Pandora's Executive Shakeup: What Happened Behind the Scenes

Matt Winkelmeyer/Getty Images
Tim Westergren and Brian McAndrews arrives at the City of Hope's 2015 Spirit of Life Gala at Santa Monica Civic Auditorium on Nov. 5, 2015 in Santa Monica, Calif.  

Two days ago, the music industry woke up to a morning surprise: Pandora co-founder Tim Westergren was returning to the role of CEO, and Brian McAndrews was out. McAndrews, a polymath executive with deep advertising experience -- who currently serves on the boards of a very long list of high-profile companies including The New York Times and GrubHub --  had led the company through an extended period of dramatic change as its chairman, president and CEO since taking over in September, 2013. Clearly, McAndrews was overseeing a clear strategy under a broad mandate and -- although the company's stock had fallen from a three-month high of $13.41 to $9.52 at press time -- all outward appearances point to it having been executed competently.

So what happened? While seemingly abrupt, one source says McAndrews' ouster was not a surprise, and insiders point to several reasons for it, including a failed sale, executive infighting and a lack of progress in expanding the company's core business. 

McAndrews had overseen the company's detente with the music industry after years of acrimony under former CEO Joe Kennedy. During Kennedy's tenure, the company aggressively pursued its ends, at odds with publishers and collection societies over streaming rates, and the governmental regulations around them. But McAndrews smoothed relations and led Pandora through bold acquisitions, including TicketFly and Next Big Sound last year, as well as its purchase of some constituent parts of defunct streaming service Rdio in order to build its own on-demand tier and, critically, expand internationally.

"Usually, there is a management change when something fails," says one industry insider. "If that’s the case here, the question becomes: 'What failed?' If it were [being sold], you would let the buyer take the write-off on McAndrews contract and the other departing executives. Since Pandora is taking on the expense, maybe the failed strategy was the sale." Billboard hears from multiple sources that a sale, rumors of which began percolating in February, has been abandoned.

Pandora was, according to sources, shopped to both Google and Yahoo (among others), but talks never went beyond tire-kicking and speculation. Google is said to have taken a serious look at the company -- but never made an offer -- while Yahoo went a step further before being stopped by its board, one industry financial executive tells Billboard.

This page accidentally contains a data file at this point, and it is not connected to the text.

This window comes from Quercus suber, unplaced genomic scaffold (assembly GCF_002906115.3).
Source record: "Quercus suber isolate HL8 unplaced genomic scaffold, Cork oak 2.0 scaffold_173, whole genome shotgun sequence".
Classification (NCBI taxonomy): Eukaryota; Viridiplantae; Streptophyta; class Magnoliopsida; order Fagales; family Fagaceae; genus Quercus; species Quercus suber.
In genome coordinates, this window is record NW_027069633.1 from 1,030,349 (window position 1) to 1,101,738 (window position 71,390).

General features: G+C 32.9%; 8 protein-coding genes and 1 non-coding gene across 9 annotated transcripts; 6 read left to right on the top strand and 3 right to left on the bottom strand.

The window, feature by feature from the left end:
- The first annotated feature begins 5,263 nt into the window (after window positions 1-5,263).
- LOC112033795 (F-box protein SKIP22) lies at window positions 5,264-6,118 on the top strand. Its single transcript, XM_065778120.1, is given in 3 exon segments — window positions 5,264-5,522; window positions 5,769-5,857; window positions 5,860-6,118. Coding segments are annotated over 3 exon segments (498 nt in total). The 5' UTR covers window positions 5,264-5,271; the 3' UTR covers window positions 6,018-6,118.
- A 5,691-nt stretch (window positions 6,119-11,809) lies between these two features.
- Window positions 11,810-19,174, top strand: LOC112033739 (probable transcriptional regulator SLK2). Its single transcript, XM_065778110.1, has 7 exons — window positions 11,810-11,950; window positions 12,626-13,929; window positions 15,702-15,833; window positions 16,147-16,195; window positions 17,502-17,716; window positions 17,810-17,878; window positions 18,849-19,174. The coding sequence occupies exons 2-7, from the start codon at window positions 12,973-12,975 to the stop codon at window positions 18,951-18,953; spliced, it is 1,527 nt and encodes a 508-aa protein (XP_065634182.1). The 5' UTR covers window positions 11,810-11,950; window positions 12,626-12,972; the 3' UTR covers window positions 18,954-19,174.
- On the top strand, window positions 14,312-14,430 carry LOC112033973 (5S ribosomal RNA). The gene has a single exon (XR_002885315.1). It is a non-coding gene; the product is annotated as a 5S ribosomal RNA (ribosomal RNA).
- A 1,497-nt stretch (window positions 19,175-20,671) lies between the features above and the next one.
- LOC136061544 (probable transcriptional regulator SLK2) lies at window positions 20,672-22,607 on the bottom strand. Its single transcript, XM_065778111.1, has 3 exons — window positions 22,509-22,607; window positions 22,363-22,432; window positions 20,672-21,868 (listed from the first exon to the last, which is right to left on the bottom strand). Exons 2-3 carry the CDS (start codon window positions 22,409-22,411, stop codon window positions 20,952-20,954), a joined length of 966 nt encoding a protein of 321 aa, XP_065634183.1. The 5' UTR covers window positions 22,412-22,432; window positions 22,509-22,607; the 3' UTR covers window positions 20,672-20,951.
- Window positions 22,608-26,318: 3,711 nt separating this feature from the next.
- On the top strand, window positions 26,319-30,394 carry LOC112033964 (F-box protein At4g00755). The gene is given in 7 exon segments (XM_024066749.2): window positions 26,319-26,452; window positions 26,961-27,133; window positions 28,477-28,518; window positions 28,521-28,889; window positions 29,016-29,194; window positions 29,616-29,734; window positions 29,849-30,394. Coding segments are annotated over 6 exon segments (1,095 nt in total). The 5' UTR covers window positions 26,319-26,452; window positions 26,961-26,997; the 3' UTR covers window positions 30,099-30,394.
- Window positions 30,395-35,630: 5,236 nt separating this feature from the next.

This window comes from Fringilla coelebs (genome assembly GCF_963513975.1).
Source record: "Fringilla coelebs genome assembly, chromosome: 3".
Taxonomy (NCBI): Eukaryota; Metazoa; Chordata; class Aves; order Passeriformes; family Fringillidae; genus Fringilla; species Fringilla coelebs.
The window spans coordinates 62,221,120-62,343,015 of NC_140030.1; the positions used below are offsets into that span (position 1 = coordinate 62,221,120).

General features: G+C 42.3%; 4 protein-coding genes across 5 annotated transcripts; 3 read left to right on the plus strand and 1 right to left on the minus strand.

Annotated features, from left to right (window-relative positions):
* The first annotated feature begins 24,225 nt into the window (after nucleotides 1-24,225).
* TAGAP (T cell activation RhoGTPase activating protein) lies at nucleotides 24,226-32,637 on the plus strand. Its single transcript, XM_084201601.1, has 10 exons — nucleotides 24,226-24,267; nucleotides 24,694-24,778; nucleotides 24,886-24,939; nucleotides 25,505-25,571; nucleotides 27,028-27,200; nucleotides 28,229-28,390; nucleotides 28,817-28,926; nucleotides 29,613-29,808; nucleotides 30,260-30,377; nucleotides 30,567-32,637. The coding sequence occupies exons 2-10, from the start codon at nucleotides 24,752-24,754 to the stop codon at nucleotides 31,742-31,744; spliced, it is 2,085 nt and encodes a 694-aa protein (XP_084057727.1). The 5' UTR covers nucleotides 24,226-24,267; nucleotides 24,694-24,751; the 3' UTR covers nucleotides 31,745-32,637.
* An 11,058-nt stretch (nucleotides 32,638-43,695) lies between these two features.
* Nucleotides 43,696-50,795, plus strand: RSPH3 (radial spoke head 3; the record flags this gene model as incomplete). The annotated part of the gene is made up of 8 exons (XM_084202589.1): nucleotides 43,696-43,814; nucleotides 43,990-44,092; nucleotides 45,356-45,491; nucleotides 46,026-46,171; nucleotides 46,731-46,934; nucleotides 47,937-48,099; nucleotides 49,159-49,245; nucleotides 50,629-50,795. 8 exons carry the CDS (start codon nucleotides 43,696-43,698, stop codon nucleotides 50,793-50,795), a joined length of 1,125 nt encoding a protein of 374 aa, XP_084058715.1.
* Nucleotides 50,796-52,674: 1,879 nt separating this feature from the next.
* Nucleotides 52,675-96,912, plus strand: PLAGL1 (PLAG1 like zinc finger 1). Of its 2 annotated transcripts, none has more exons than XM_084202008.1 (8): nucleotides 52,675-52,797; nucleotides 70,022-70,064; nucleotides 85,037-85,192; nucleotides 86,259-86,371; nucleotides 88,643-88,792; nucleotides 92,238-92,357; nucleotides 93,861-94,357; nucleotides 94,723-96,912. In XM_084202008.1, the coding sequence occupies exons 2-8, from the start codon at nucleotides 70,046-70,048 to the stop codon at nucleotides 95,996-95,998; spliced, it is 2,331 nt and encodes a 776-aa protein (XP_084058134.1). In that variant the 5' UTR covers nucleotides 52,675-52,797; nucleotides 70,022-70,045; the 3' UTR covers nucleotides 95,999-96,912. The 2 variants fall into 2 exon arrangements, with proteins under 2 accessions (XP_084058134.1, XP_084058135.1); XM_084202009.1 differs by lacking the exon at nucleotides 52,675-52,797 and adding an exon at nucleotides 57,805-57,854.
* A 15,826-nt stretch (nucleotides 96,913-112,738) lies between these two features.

Still others suggest that McAndrews and Mike Herring -- then its CFO, and now its president as well -- didn’t get along, and that "the board lost confidence in Brian," says one music digital services executive. A person close to the situation at Pandora downplayed any friction in the executive ranks, however. A major factor is said to be McAndrews' relationship with the traditional music business. Although he helped Pandora enter a new age of warm industry relationships that resulted in direct deals with publishers and record labels, McAndrews never fit into the insular world of music industry executives. 

Another issue is said to have been the lack of progress in moving Pandora's core business, custom digital radio and the advertising around it, abroad. One source familiar with the negotiations says that one major label was turned off by the direct deal terms sought by Pandora. Sources tell Billboard that McAndrews himself wasn’t the issue. "We don’t care who we do a deal with, as long as the terms are right," says one major label executive. "They seem to want to do direct deals with the labels, but also seemed to be trapped by their dependence on the CRB rate and an unwillingness to truly embrace the market rate concept that direct deals require." That negotiations, which generally begin with a low-high dance, between experienced executives would lead to the ouster of such an experienced executive remains surprising.

Any expansion of free, ad-supported listening is seen as a worry by the majors, who want subscriptions to overtake ad-supported listening by fans. However, Pandora's listenership -- which recent metrics suggest is approaching saturation in the U.S. -- is primarily casual, and monetizing listeners who have little interest in the gargantuan catalogs of services like Spotify would seem to be making lemonade out of thin air. SoundCloud just pulled a similar feat yesterday, monetizing the millions of derivative works on its platform.

At the very least, the change decentralizes power at the top of Pandora. McAndrews was chairman, CEO and president. Now, with the new management structure, independent board member James Feuille is chairman, while founder Westergren is CEO and Herring is president.

With the surprising shakeup of one of digital music's guiding lights, the question emerges: Which Pandora will the industry see going forward? Signs seem to point to a warmer relationship with rights-holders, especially if the company plans to follow through on its international expansion. Industry executives are, of course, hoping for the best. Prior to the management change, says one executive, "they gave off every indication of a company in desperation."